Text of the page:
The immensely popular and illusive street artist Banksy, who has never revealed his identity, is preparing for a new exhibition this coming year in Moscow.
Banksy in his documentary film Exit Through the Gift Shop covering his face and disguising his voice for the cameras
The director of the Manege exhibition in Moscow, Marina Loshak, has selected a collection of famous contemporary artists for display. Expect something outrageous from this yet-to-be-released list of all-star artists. Although the names of included artists haven’t been released, one name for the exhibition has already surfaced, you guessed it, Banksy.
Banksy would be considered one of the most well known street artists of all time. Will Banksy’s fame last forever?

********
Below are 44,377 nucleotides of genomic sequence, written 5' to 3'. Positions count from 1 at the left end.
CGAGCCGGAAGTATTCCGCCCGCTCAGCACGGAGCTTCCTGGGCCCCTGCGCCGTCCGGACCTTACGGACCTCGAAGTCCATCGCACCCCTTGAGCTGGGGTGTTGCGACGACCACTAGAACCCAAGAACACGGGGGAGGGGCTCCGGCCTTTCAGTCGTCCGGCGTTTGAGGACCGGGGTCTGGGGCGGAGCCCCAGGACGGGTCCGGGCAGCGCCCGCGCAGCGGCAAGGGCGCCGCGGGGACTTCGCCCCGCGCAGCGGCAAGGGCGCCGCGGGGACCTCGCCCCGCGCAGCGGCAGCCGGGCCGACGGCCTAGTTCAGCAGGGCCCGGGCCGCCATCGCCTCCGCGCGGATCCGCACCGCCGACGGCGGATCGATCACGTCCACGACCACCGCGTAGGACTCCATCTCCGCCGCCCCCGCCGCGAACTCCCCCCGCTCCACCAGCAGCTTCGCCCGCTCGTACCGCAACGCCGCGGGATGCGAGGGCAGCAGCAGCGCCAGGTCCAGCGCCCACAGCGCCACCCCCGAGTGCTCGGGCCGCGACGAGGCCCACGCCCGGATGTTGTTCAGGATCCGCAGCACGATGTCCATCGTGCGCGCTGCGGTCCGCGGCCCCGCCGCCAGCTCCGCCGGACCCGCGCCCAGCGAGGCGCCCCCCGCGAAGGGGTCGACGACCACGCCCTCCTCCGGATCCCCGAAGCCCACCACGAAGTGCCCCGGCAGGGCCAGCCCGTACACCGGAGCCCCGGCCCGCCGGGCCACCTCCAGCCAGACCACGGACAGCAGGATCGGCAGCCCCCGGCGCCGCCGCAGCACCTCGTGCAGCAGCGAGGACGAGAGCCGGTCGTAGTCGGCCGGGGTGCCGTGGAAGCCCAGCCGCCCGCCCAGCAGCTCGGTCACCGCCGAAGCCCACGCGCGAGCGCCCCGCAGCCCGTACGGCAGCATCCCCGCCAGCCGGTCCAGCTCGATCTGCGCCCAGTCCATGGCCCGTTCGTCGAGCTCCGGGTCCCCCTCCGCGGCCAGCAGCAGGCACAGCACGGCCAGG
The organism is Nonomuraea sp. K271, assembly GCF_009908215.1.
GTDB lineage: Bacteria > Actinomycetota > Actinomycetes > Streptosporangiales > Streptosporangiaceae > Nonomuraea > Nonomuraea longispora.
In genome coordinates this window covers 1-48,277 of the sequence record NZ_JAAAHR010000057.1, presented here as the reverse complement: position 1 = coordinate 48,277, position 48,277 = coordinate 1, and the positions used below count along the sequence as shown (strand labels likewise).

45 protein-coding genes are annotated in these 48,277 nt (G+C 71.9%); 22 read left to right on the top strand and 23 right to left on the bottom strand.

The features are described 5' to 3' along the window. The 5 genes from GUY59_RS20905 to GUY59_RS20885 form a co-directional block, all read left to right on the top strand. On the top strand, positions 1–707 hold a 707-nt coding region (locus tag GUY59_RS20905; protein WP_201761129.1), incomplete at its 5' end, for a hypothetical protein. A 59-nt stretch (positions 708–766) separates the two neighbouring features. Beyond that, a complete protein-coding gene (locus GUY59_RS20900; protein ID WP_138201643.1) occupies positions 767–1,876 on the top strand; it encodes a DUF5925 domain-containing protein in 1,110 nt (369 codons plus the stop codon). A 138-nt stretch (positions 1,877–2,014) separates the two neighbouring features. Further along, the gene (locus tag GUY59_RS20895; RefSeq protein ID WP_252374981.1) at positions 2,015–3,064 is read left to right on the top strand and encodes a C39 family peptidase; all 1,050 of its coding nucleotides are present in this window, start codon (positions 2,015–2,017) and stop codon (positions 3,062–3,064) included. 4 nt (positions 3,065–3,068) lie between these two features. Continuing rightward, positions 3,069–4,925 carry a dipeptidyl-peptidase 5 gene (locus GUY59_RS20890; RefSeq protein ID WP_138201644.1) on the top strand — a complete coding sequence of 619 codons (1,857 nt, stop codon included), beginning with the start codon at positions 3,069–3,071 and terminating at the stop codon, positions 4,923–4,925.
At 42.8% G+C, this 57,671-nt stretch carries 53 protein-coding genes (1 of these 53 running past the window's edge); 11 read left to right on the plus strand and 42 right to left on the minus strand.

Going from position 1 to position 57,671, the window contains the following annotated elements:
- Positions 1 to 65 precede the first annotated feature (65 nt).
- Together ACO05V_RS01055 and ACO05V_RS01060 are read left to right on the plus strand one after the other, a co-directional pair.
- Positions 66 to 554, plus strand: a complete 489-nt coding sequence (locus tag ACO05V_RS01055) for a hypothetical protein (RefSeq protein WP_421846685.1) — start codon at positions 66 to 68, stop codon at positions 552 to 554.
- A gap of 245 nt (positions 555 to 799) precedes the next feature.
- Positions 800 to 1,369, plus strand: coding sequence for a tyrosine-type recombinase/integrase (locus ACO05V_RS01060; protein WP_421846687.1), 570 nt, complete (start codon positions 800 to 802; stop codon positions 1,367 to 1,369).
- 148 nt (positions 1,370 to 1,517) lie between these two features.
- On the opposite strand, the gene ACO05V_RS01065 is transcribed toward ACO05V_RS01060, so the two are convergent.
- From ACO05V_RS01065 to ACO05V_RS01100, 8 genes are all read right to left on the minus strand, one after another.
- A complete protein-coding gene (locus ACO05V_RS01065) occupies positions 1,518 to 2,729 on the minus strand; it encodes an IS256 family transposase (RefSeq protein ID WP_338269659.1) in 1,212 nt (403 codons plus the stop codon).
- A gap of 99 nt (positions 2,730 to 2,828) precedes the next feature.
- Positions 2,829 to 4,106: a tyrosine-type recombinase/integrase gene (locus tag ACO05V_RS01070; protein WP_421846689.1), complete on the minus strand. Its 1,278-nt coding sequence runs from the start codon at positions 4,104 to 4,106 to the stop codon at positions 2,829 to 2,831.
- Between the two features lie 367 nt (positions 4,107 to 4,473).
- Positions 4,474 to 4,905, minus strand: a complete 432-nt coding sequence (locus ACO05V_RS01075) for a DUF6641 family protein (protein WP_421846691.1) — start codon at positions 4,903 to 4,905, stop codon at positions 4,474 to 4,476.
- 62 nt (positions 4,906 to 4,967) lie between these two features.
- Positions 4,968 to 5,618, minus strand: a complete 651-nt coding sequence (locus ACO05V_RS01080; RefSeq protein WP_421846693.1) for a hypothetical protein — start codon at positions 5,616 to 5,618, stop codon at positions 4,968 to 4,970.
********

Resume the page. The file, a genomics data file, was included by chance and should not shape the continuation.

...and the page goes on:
A new street artist known as P183 has recently garnered the public’s attention. He has even been referred to as “Russian Banksy” because of his guerilla art and anonymous identity.
Giant pair of reading glasses by P183 in Moscow
Will this be the end of the Banksy era, or the start of street art revolution? Get ready for a Russian street art throw-down of epic proportions!
Comprising over 80% of the tablet market and 97% of tablet web traffic, the iPad is changing many industries, including art creation and consumption.
With the iPad’s innumerable art apps like the popular painting apps Inspire Pro and Sketchbook Pro, artists can create their masterpieces right on a screen. iPads are also a convenient outlet for artists and art-fanatics who want to exchange and connect with fellow art lovers.